This totally unexpected setback was attributed to a possible deterioration in the fuel while it was being transported from Italy to Spain. The repercussions were immediate. Many customers who had booked 204s cancelled their contracts. The moment had come to create another source of income.

The first exhaust pipe built by Carlo Abarth dates back to 1928 when he was involved in motorcycle racing. The second was made in 1949. Designed for the most popular models of the period, including those of foreign manufacturers, Abarth's exhaust pipes met with a favourable reception, but just 50 were made in the first year (production began in December). They were soon joined by manifolds, valves and valve springs as well as gearboxes with the shift located under the steering wheel following the fashion launched by the Americans.

Testifying to the importance of exhaust pipes for Abarth, one need simply mention that up to 31 July 1971 three and a half million were built for 345 different types of cars.


Abarth 204 A Berlinetta Corsa   (1950)

The second year in the company's history, 1950, was a particularly important one. The Turin Motor Show that year saw the presentation of the 204 Berlinetta with a 4-cylinder 1090 cc overhead valve engine (based on a Fiat design) featuring overhead valves, magneto ignition and two carburettors with a special manifold. Abarth incorporated some of the most advanced Porsche ideas - such as torsion bar suspension - in this vehicle, which was capable of reaching 90 kilometres per hour. Tazio Nuvolari won his last victory at the Palermo-Monte Pellegrino hill climb with a 204 roadster in 1950.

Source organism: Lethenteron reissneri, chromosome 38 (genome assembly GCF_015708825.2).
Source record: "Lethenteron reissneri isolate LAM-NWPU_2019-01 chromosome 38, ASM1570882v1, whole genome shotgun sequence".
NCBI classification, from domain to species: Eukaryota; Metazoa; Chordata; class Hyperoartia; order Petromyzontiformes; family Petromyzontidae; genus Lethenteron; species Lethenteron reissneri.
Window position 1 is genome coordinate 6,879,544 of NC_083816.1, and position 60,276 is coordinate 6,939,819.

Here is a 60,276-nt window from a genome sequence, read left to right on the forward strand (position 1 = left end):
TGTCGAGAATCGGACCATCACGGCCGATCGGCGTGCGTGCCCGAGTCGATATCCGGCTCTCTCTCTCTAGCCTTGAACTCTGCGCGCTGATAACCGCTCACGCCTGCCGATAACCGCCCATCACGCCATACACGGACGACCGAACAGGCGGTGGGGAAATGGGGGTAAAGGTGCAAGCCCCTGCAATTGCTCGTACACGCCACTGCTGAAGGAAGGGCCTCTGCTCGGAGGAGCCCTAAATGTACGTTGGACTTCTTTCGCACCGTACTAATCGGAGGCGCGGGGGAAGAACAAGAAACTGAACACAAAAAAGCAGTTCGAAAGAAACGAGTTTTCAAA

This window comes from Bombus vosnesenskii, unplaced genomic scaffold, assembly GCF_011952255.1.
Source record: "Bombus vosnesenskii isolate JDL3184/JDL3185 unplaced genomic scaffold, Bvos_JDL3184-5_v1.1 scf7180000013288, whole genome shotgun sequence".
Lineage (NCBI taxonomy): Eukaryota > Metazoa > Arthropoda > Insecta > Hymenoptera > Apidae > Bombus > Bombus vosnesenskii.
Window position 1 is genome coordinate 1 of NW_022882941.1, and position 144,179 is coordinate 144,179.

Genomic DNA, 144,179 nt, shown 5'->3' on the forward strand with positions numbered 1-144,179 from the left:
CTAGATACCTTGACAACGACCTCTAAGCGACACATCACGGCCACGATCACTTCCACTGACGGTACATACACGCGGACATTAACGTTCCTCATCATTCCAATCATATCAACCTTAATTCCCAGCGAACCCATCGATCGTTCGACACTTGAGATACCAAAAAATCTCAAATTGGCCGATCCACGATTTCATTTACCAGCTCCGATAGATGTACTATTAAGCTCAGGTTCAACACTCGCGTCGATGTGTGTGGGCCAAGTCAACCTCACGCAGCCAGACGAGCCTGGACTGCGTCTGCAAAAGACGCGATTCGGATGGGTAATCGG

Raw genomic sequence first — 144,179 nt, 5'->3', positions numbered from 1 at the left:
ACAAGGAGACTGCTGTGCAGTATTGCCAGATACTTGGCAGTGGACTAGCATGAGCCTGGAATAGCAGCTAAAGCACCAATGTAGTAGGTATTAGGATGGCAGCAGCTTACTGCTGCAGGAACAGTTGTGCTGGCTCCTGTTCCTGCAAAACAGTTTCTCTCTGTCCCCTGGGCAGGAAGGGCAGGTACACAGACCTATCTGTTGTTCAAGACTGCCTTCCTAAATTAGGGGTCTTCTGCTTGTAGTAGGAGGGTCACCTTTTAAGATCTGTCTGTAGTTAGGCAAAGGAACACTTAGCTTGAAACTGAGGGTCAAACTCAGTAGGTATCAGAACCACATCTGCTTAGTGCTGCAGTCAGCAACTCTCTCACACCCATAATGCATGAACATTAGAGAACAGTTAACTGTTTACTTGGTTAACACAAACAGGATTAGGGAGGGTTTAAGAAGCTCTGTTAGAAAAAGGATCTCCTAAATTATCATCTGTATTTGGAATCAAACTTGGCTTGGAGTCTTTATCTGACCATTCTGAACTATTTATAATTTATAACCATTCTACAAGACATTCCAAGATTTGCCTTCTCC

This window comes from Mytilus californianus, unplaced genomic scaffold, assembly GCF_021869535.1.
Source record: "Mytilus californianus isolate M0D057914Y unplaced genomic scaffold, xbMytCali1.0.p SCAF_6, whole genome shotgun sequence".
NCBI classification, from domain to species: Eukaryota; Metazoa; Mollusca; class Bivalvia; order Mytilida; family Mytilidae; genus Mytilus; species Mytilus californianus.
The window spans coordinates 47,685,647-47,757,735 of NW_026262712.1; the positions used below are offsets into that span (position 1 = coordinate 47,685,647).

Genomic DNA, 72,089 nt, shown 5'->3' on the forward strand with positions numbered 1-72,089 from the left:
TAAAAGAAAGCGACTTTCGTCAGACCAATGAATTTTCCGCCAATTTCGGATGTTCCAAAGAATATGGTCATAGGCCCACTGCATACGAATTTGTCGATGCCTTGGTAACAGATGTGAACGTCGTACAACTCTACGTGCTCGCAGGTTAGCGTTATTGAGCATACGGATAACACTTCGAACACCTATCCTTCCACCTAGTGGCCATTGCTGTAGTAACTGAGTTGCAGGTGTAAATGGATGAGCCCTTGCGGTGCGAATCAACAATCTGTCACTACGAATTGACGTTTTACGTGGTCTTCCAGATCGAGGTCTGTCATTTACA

The 204 opened the way for another important activity in Abarth's history: the refinement and conversion of mass-produced cars, but Carlo Abarth vigorously rejected the appellations "tweaker" and "speed wizard" with which the sports press had begun to acclaim him. He preferred his merits to be seen in an ability to obtain qualities and performance from engines that couldn't be achieved by mass production, often increasing their displacement. There was no magic and no miracles to it, only skilful work refining and tuning. In 1952, following on from the 205, the luxury version of the 204 (with bodywork by Vignale), Abarth created the two-seater 1500, basing its mechanical design on the Fiat 1400. The body, designed by Scaglione, was considered one of the first aerodynamic designs of the post-war years.